I'm wondering if one can use the word "aggregation" to mean a team or a collaboration of sorts, or even a certain collection of individuals in general, not just objects. Any thoughts?
Aggregation can certainly be used to mean a collection of individuals.
I will note that, in my mind at least, aggregation tends to imply a level of disorganization or heterogeneity that I think somewhat conflicts with the idea of a formalized team. So, while it works well for an ad hoc collaboration working towards a particular end, I probably wouldn't use it for a group that is otherwise already entangled.
In a word, yes.
Here's one of the definitions according to the OED:
4. concr. A whole composed of many particulars; a mass formed by the union of distinct particles; a gathering, assemblage, collection.
And from the quotations:
1638 Chillingworth Relig. Prot. i. ii. §142. 107 The Church being nothing else but an aggregation of Believers.
In a word, no.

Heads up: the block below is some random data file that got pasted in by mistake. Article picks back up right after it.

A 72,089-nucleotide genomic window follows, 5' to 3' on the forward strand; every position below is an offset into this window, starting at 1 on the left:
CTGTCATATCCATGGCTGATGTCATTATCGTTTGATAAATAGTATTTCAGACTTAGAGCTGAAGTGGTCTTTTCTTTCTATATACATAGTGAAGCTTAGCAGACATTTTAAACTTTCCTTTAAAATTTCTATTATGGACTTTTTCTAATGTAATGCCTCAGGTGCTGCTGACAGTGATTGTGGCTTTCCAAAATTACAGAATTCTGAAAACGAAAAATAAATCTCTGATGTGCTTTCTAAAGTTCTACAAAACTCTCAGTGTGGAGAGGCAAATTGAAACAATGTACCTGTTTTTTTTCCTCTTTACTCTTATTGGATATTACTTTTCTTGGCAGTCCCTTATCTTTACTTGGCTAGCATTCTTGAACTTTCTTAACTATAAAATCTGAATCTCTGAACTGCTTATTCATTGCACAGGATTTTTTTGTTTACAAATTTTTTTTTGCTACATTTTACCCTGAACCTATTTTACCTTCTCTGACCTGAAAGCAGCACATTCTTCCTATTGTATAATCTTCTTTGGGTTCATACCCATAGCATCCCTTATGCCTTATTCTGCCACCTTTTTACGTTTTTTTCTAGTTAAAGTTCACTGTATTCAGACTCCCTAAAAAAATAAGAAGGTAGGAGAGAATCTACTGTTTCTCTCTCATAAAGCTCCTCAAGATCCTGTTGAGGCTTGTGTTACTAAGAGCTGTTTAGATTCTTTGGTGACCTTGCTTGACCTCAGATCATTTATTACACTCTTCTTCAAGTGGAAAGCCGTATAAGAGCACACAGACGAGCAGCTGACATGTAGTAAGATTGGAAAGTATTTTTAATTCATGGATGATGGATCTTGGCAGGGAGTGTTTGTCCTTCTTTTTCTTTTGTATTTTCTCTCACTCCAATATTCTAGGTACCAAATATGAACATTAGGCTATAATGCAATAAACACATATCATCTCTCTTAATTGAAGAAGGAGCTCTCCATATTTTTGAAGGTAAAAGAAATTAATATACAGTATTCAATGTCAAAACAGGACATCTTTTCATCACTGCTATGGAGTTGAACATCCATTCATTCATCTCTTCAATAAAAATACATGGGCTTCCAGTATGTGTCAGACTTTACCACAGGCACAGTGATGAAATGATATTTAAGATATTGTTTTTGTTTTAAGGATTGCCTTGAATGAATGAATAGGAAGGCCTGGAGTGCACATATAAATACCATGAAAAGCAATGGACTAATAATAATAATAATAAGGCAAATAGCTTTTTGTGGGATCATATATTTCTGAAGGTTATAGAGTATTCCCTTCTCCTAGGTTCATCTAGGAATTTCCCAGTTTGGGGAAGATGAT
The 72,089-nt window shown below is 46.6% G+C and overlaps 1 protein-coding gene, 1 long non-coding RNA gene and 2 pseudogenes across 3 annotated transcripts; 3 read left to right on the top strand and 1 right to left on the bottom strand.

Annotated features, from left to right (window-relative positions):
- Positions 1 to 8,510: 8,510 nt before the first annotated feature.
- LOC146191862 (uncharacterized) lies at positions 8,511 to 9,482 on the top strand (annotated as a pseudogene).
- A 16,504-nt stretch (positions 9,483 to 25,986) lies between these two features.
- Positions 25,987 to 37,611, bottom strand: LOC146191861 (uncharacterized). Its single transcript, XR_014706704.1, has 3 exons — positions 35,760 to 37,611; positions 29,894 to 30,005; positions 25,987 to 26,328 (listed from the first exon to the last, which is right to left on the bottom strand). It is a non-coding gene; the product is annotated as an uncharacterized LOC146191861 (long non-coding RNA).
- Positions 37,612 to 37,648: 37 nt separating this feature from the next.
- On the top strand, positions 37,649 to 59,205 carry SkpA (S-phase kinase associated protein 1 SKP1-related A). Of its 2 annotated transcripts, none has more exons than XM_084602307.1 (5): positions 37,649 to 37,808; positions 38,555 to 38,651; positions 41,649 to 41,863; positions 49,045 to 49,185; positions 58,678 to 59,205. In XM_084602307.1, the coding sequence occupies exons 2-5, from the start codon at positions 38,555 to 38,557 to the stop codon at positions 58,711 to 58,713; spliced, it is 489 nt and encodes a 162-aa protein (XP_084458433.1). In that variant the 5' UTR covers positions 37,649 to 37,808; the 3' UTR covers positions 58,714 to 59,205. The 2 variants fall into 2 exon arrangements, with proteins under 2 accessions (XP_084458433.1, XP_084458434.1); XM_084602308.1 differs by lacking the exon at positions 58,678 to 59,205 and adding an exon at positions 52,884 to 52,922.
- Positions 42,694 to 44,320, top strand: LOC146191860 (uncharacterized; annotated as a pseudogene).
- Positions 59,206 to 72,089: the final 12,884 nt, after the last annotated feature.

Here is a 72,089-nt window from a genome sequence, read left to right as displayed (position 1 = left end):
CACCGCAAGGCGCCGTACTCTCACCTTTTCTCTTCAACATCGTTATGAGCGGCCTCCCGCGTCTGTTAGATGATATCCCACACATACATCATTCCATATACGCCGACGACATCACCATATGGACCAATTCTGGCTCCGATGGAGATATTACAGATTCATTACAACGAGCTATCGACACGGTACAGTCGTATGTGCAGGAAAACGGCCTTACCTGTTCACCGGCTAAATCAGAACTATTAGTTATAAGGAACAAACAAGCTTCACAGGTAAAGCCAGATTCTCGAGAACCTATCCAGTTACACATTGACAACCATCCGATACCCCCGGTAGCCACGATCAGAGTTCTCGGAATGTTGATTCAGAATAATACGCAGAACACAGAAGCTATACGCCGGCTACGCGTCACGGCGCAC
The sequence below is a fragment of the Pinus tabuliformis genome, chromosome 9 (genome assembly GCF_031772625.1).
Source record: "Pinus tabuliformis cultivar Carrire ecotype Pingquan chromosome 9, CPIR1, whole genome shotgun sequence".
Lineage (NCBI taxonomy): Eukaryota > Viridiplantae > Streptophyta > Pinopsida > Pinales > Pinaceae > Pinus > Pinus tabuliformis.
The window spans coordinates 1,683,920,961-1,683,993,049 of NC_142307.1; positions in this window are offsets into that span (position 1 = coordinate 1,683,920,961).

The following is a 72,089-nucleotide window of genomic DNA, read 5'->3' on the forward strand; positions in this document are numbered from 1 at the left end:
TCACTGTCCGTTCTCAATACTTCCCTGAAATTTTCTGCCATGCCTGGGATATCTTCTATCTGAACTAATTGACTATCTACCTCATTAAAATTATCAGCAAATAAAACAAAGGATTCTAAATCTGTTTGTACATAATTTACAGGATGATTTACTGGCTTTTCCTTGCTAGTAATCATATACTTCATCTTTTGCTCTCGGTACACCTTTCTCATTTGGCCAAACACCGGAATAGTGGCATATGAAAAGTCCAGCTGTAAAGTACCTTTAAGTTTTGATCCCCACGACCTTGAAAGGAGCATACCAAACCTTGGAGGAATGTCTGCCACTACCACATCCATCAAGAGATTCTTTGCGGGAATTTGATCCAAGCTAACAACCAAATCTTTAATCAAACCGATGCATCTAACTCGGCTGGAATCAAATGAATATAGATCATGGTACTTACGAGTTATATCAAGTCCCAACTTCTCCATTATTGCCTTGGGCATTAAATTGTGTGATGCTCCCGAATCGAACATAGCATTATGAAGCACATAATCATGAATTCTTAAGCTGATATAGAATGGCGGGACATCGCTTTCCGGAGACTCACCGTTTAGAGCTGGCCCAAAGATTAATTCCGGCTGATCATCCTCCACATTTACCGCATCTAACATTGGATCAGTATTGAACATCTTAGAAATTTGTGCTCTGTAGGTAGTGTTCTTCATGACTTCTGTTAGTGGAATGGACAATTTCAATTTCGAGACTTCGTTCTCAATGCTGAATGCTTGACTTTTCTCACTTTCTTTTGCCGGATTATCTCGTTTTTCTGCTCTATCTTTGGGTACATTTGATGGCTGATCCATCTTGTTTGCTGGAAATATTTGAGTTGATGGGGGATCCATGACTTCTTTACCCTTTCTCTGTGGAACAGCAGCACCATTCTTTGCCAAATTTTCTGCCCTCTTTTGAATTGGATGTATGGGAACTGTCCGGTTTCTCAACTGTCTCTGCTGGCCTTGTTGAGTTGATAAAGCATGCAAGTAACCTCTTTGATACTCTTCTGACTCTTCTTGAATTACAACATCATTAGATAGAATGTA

While aggregation can technically be used to describe a group of individuals, in common modern usage it only describes a group of objects.
Simon Jester's second example shows a usage of the word that has generally gone out of style.
Language is an ever-evolving animal, and majority usage rules – even if the dictionary tells you otherwise. Dictionaries are outdated almost the moment they are published, especially in this day and age. (Opinion)
If you must use aggregation to describe a group of individuals, try focusing on a quality (i.e. object) that the group shares, e.g.
... an aggregation of the writers' skills.